• Buffalo Arch. Native Americans once used the height of this arch as an advantage when hunting buffalo. The arch, located at the end of a ridge, is approximately 19 feet high and 82 feet wide. The ridgeline drops along the back of Buffalo Arch into a valley created by a nearby stream. To reach the arch, take US 27 in Whitley City to KY 92 west. Just past the Yamacraw Bridge over the Big South Fork River, turn left onto KY 1363. Follow the signs to Great Meadow Campground. When you reach the fork for Forest Service Road 137 and 562, take 562 to Parkers Mountain. Follow 562 until you reach Forest Service Road 6305 on your left. Access to this trail is from the Parkers Mountain Trail #634. The trail follows an old road for 0.2-mile and then turns right to follow a ridge for 0.2-mile before reaching the arch.
  • Gobblers Arch is a sandstone arch that stands 12 feet high and 50 feet wide. From US 27 in Whitley City, take KY 92 west. After crossing the Yamacraw Bridge over the Big South Fork River, turn left onto 1363. Follow the signs for Great Meadow Campground. At the intersection of Forest Service Road 562 and 139, go left, following 139 to Forest Service Road 569. Go about mile to Forest Service Road 6105 on your right. Gobblers Arch Trail #636 ascends from Rock Creek until reaching the cliffline. The trail then follows the ridgetop until reaching Gobblers Arch.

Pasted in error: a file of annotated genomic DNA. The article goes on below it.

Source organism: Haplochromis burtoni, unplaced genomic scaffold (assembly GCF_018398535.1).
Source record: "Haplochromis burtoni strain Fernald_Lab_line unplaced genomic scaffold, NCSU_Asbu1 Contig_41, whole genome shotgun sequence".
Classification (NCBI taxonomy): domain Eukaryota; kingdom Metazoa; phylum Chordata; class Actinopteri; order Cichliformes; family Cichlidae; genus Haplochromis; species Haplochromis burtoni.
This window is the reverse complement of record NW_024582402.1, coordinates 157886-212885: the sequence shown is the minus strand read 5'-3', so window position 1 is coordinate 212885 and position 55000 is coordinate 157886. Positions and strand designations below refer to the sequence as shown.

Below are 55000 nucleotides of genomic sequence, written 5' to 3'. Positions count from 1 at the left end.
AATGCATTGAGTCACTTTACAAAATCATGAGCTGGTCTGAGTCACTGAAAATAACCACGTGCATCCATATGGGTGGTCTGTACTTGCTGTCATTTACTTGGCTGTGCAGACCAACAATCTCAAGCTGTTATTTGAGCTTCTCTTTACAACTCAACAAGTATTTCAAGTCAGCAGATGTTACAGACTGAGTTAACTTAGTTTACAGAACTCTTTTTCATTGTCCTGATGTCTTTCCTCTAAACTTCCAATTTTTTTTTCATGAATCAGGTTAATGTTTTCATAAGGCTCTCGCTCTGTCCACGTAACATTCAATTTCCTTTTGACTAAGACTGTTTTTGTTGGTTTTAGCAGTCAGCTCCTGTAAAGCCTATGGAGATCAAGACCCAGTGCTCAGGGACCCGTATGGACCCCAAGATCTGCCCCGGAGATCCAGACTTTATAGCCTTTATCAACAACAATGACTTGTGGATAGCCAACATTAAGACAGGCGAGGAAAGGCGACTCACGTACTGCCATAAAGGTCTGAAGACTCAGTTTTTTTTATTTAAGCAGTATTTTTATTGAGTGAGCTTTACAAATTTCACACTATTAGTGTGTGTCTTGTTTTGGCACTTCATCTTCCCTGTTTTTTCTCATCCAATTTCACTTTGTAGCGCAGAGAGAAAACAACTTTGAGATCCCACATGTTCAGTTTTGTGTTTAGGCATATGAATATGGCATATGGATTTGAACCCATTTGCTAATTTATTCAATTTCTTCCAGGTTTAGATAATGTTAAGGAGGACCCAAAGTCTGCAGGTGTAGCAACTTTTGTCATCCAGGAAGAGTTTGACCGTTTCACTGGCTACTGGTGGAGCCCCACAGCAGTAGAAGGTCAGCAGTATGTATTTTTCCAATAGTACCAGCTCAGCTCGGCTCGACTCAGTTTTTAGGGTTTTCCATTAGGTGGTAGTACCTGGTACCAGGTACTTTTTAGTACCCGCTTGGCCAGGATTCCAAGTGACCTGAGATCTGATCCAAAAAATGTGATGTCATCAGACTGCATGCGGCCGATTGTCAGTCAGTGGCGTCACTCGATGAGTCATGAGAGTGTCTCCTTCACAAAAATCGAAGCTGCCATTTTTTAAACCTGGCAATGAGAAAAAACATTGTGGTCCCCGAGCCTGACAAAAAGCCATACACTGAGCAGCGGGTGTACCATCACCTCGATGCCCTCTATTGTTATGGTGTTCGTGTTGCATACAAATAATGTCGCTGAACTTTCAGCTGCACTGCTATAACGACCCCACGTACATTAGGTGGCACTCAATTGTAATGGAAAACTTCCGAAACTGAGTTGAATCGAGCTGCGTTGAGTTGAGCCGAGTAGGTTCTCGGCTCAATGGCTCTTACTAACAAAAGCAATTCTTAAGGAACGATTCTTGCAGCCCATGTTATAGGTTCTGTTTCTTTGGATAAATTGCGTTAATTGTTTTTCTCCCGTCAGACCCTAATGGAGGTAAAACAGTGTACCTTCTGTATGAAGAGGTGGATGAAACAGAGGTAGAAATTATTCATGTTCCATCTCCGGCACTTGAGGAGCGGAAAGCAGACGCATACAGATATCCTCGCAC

• Natural Arch is an impressive 50 feet by 90 feet. The arch and surrounding 945 acres, once home to prehistoric groups and later Cherokee hunting grounds, were set aside to conserve the area's natural beauty. Natural Arch Loop Trail #510 begins on the north end of Natural Arch Picnic Area and runs along a paved pathway to the base of Natural Arch, passing two scenic overlooks along the way. At the arch, you may climb steps to the arch itself or continue along a dirt pathway that loops around the northwest end of the arch. The fenced area underneath the arch is closed.

London Ranger District

  • Daylight Arch is a pair of delicate arches standing within a few feet of each other. One arch is 7 feet high by 14 feet wide. The other is 6 feet high by 14 feet wide. From the junction of Forest Service Roads 119 and 56, travel west on 119 for one mile. The arches are on the right next to the road.
  • Schoolhouse Arch, as its name implies, was used as a classroom for a short time. The arch is 7 feet high by 80 feet wide. From the junction of Forest Service Roads 193 and 88, travel west on 88 for 1.3 miles. The arch is 150 yards down a dirt road on the left.




https://www.fs.usda.gov/detail/dbnf/specialplaces/?cid=fsbdev3_032556